MATERIALS AND METHODS

Strains, culture media and growth conditions

The strains and plasmids used in the present study are shown in Table 1. Bacterial cultures were inoculated and grown at 37 or 19°C as previously described in Navasa et al. [21]. Bacterial cultures were grown in LB (Luria–Bertani) complex medium, LA [LB supplemented with 2% (w/v) agar] and Xyl–Asn (xylose–asparagine) or Glc–Pro (glucose–proline) MM (minimal media) for E. coli [22]. Where indicated, Glc–Pro MM was supplemented with agar 2% (w/v). We chose Xyl–Asn or Glc–Pro MM because they induce maximal PA and CA production in E. coli K92, respectively [2,14]. During the gene allelic exchange experiments, LA medium supplemented with 5% (w/v) sucrose and without NaCl was used to select plasmid excision from the chromosome [23]. When required, the following supplements were added to the culture media: rifampicin (25 and 10 μg/ml for liquid and solid media, respectively), kanamycin (25 and 12.5 μg/ml for liquid and solid media, respectively), ampicillin (100 μg/ml) and chloramphenicol (60 μg/ml).

Table 1
Strains and plasmids used in the present study
(a) E. coli strains 
Strain Description Reference or source 
DH5α’ FΔlacU169 80dlacZ1M15 hsdR17 recA1 endA1 gyrA96 thy-1 λrelA1 supE44 deo[46
S17-1λpir RP4 2-Tc::Mu-Km::Tn7prothirecAHsdRM+λpir [29
K92 Wild-type ATCC 35860 
K92ΔrcsA K92 ΔrcsA; constructed using pDS132-WX The present study 
K92ΔrcsB K92 ΔrcsB; constructed using pDS132-YZ The present study 
(b) Plasmids and constructions 
Plsmid   
pGEM-T Easy AproriColE1 lac+ SP6 T7 lac promoter, direct cloning of PCR products Promega 
pDS132 R6K ori mobRP4 cat sacB [23
pGEM-W rcsA upstream sequences PCR amplified with primers rcsAup5′ and rcsAup3 cloned into pGEMT-easy; Apr The present study 
pGEM-X rcsA downstream sequences PCR amplified with primers rcsAdown5′ and rcsAdown3 cloned into pGEMT-easy; Apr The present study 
pGEM-Y rcsB upstream sequences PCR amplified with primers rcsBup5′ and rcsBup3 cloned into pGEMT-easy; Apr The present study 
pGEM-Z rcsB downstream sequences PCR amplified with primers rcsBdown5′ and rcsBdown3′ cloned into pGEMT-easy; Apr The present study 
pGEM-WX ΔrcsA; rcsA upstream sequence from pGEM-W removed with EcoRI and ligated with rcsA downstream sequence from pGEM-X removed with EcoRI; Apr The present study 
pGEM-YZ ΔrcsB; rcsB upstream sequence from pGEM-Y removed with EcoRI and ligated with rcsB downstream sequence from pGEM-Z removed with EcoRI; Apr The present study 
pDS132-WX ΔrcsA sequences from pGEM-WX removed with SacI and SphI inserted into pDS132 digested with the same enzymes; Catr The present study 
pDS132-YZ ΔrcsB sequences from pGEM-YZ removed with SacI and SphI inserted into pDS132 digested with the same enzymes; Catr The present study 
(a) E. coli strains 
Strain Description Reference or source 
DH5α’ FΔlacU169 80dlacZ1M15 hsdR17 recA1 endA1 gyrA96 thy-1 λrelA1 supE44 deo[46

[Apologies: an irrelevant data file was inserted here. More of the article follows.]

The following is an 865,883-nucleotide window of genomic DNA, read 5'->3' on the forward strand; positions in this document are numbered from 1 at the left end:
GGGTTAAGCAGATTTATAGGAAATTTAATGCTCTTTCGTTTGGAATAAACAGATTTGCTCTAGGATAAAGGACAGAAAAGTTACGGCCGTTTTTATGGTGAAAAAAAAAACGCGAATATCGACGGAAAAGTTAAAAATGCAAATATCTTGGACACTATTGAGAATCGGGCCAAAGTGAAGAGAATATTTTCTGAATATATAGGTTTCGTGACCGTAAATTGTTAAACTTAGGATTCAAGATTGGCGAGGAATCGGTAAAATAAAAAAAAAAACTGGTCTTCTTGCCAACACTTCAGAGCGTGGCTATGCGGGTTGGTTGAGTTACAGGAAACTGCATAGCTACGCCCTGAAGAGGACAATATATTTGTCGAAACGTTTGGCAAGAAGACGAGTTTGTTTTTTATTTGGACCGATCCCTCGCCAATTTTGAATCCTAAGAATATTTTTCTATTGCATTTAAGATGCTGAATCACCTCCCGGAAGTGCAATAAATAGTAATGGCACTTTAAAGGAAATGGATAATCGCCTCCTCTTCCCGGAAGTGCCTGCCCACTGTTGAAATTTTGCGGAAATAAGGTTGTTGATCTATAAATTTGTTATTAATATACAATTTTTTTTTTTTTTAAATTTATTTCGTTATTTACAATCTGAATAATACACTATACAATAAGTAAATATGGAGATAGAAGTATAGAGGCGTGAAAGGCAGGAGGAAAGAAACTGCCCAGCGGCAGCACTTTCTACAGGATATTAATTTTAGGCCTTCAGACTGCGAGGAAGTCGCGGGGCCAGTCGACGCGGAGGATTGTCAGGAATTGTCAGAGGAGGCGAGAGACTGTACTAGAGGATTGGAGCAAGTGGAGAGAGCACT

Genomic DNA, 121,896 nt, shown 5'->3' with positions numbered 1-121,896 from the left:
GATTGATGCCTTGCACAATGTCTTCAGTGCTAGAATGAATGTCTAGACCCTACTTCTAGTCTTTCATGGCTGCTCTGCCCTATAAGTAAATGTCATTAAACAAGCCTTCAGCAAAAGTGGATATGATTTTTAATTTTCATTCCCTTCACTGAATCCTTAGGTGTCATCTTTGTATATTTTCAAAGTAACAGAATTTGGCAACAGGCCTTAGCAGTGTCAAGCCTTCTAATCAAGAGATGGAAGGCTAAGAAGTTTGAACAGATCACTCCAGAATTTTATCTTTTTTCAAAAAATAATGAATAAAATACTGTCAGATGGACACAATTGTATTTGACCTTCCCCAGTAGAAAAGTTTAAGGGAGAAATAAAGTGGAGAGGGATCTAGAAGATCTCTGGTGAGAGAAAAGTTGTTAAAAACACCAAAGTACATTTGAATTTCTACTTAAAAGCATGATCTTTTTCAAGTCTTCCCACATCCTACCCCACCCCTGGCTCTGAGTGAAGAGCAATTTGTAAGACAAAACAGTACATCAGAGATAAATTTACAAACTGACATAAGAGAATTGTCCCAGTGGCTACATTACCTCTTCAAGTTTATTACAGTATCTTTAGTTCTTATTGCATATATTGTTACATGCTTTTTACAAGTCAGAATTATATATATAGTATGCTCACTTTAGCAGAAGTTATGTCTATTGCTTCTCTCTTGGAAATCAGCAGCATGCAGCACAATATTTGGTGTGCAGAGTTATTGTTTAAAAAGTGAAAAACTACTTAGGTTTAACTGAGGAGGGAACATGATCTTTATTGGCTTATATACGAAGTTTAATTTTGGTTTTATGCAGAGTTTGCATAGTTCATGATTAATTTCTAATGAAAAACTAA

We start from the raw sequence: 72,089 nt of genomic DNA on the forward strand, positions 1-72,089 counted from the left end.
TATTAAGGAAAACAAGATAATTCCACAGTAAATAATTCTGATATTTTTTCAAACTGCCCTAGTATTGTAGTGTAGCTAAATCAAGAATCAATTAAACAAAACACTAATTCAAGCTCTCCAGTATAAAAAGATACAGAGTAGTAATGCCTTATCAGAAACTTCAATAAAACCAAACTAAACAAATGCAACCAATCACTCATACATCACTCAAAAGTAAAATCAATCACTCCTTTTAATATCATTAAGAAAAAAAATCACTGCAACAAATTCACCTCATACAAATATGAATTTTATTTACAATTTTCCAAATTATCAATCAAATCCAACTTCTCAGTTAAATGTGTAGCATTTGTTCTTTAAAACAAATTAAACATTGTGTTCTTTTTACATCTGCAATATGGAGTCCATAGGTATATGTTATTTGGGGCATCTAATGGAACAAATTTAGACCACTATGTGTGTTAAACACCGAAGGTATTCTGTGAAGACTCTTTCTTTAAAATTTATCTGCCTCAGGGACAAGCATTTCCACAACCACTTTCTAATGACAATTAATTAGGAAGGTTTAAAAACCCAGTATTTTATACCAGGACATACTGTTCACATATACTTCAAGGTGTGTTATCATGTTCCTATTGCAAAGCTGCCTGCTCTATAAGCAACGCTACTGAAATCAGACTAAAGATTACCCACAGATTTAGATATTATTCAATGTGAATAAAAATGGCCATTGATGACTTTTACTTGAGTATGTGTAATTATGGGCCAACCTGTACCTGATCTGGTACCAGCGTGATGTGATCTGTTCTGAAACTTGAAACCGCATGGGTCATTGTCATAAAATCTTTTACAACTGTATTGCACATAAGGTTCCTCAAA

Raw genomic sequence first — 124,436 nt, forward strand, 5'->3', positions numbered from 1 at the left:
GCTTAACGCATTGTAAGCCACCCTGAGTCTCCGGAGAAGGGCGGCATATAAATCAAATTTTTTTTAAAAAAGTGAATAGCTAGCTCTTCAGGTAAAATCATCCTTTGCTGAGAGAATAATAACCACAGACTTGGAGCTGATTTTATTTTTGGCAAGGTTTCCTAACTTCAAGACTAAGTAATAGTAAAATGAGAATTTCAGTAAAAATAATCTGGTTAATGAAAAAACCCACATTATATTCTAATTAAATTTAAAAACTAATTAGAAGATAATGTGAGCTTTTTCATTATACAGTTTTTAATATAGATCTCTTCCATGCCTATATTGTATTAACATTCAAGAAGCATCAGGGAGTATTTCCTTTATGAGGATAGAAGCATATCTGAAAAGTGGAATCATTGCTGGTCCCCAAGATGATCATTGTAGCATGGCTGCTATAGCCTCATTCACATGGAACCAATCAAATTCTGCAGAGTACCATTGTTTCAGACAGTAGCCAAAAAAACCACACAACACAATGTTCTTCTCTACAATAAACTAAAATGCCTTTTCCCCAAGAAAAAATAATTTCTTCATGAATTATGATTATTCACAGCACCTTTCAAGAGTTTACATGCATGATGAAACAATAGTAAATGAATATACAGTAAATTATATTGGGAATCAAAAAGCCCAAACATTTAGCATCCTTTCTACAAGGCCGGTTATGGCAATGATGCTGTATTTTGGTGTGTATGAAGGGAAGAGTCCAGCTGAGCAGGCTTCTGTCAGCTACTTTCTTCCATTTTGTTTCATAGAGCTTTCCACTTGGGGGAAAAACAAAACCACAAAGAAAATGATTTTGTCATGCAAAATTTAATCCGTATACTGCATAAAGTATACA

S17-1λpir RP4 2-Tc::Mu-Km::Tn7prothirecAHsdRM+λpir [29
K92 Wild-type ATCC 35860 
K92ΔrcsA K92 ΔrcsA; constructed using pDS132-WX The present study 
K92ΔrcsB K92 ΔrcsB; constructed using pDS132-YZ The present study 
(b) Plasmids and constructions 
Plsmid   
pGEM-T Easy AproriColE1 lac+ SP6 T7 lac promoter, direct cloning of PCR products Promega 
pDS132 R6K ori mobRP4 cat sacB [23
pGEM-W rcsA upstream sequences PCR amplified with primers rcsAup5′ and rcsAup3 cloned into pGEMT-easy; Apr The present study 
pGEM-X rcsA downstream sequences PCR amplified with primers rcsAdown5′ and rcsAdown3 cloned into pGEMT-easy; Apr The present study 
pGEM-Y rcsB upstream sequences PCR amplified with primers rcsBup5′ and rcsBup3 cloned into pGEMT-easy; Apr The present study 
pGEM-Z rcsB downstream sequences PCR amplified with primers rcsBdown5′ and rcsBdown3′ cloned into pGEMT-easy; Apr The present study 
pGEM-WX ΔrcsA; rcsA upstream sequence from pGEM-W removed with EcoRI and ligated with rcsA downstream sequence from pGEM-X removed with EcoRI; Apr The present study 
pGEM-YZ ΔrcsB; rcsB upstream sequence from pGEM-Y removed with EcoRI and ligated with rcsB downstream sequence from pGEM-Z removed with EcoRI; Apr The present study 
pDS132-WX ΔrcsA sequences from pGEM-WX removed with SacI and SphI inserted into pDS132 digested with the same enzymes; Catr The present study 
pDS132-YZ ΔrcsB sequences from pGEM-YZ removed with SacI and SphI inserted into pDS132 digested with the same enzymes; Catr The present study 

DNA manipulation and RNA isolation

Routine molecular biology techniques were performed according to standard procedures [24]. Restriction and modifying enzymes (Invitrogen S.A.) were used as recommended by the manufacturer. Plasmid DNA was isolated from E. coli using the Wizard R Plus SV Minipreps DNA Purification System (Promega). For deletion experiments, PCR products were generated by Taq DNA polymerase (Stratagene) using the E. coli K92 ATCC 35860 genome as the template and the primers described in Table 2. E. coli cells were transformed by the method described by Donnenberg and Kaper [25]. Mobilization of plasmids between E. coli strains was accomplished as described previously [26]. Purification of total RNA was performed using an Illustra RNAspin Mini RNA Isolation Kit (GE Healthcare). The isolated total RNA was treated with DNAse I (Invitrogen S.A.) and quantified by spectrophotometry [24].

Table 2
Primers used in the present study
Function Name Sequence (5′→3′) 
rcsA deletion rcsAup5′ CGACTAGGTTTAACCGGGTATCTG 
 rcsAup3′ GTTGATTAATGATGAGCTTGATACGC 
 rcsAdown5′ CGACGTTATCATTGAGCCGAAC 
 rcsAdown3′ CATTAGTCACATTATCCGTCAGTCG 
rcsB deletion rcsBup5′ TGAACGTAATTATTGCCGATGACC 
 rcsBup3′ GGAAATGGCGCTTGATGTACTTG 
 rcsBdown5′ CAGTGCTGGTGGTTACGGTGAC 
 rcsBdown3′ CTTTATCTGCCGGACTTAAGGTCAC 
Function Name Sequence (5′→3′) 
rcsA deletion rcsAup5′ CGACTAGGTTTAACCGGGTATCTG 
 rcsAup3′ GTTGATTAATGATGAGCTTGATACGC 
 rcsAdown5′ CGACGTTATCATTGAGCCGAAC 
 rcsAdown3′ CATTAGTCACATTATCCGTCAGTCG 
rcsB deletion rcsBup5′ TGAACGTAATTATTGCCGATGACC